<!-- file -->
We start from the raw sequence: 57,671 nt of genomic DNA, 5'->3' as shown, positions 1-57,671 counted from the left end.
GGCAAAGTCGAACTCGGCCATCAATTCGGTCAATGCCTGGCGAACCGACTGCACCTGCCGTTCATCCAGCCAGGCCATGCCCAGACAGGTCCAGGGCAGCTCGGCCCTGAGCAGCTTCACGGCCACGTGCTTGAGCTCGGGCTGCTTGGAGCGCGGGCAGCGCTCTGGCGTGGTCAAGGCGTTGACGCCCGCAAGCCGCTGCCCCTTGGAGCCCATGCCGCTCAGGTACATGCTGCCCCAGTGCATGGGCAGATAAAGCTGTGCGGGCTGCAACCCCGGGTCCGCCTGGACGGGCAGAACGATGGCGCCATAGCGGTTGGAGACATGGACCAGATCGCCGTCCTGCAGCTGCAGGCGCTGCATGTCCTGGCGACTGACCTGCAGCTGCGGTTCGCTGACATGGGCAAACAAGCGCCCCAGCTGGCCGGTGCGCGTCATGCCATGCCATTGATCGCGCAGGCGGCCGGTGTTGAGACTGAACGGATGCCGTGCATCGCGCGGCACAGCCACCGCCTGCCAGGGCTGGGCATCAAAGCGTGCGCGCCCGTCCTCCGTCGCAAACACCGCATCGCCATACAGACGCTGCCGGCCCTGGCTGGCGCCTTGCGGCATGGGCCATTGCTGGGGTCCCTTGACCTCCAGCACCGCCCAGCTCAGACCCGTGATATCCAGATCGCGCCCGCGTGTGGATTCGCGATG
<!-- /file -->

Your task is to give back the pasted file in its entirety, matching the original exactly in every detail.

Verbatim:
We start from the raw sequence: 57,671 nt of genomic DNA, 5'->3' as shown, positions 1-57,671 counted from the left end.
GGCAAAGTCGAACTCGGCCATCAATTCGGTCAATGCCTGGCGAACCGACTGCACCTGCCGTTCATCCAGCCAGGCCATGCCCAGACAGGTCCAGGGCAGCTCGGCCCTGAGCAGCTTCACGGCCACGTGCTTGAGCTCGGGCTGCTTGGAGCGCGGGCAGCGCTCTGGCGTGGTCAAGGCGTTGACGCCCGCAAGCCGCTGCCCCTTGGAGCCCATGCCGCTCAGGTACATGCTGCCCCAGTGCATGGGCAGATAAAGCTGTGCGGGCTGCAACCCCGGGTCCGCCTGGACGGGCAGAACGATGGCGCCATAGCGGTTGGAGACATGGACCAGATCGCCGTCCTGCAGCTGCAGGCGCTGCATGTCCTGGCGACTGACCTGCAGCTGCGGTTCGCTGACATGGGCAAACAAGCGCCCCAGCTGGCCGGTGCGCGTCATGCCATGCCATTGATCGCGCAGGCGGCCGGTGTTGAGACTGAACGGATGCCGTGCATCGCGCGGCACAGCCACCGCCTGCCAGGGCTGGGCATCAAAGCGTGCGCGCCCGTCCTCCGTCGCAAACACCGCATCGCCATACAGACGCTGCCGGCCCTGGCTGGCGCCTTGCGGCATGGGCCATTGCTGGGGTCCCTTGACCTCCAGCACCGCCCAGCTCAGACCCGTGATATCCAGATCGCGCCCGCGTGTGGATTCGCGATG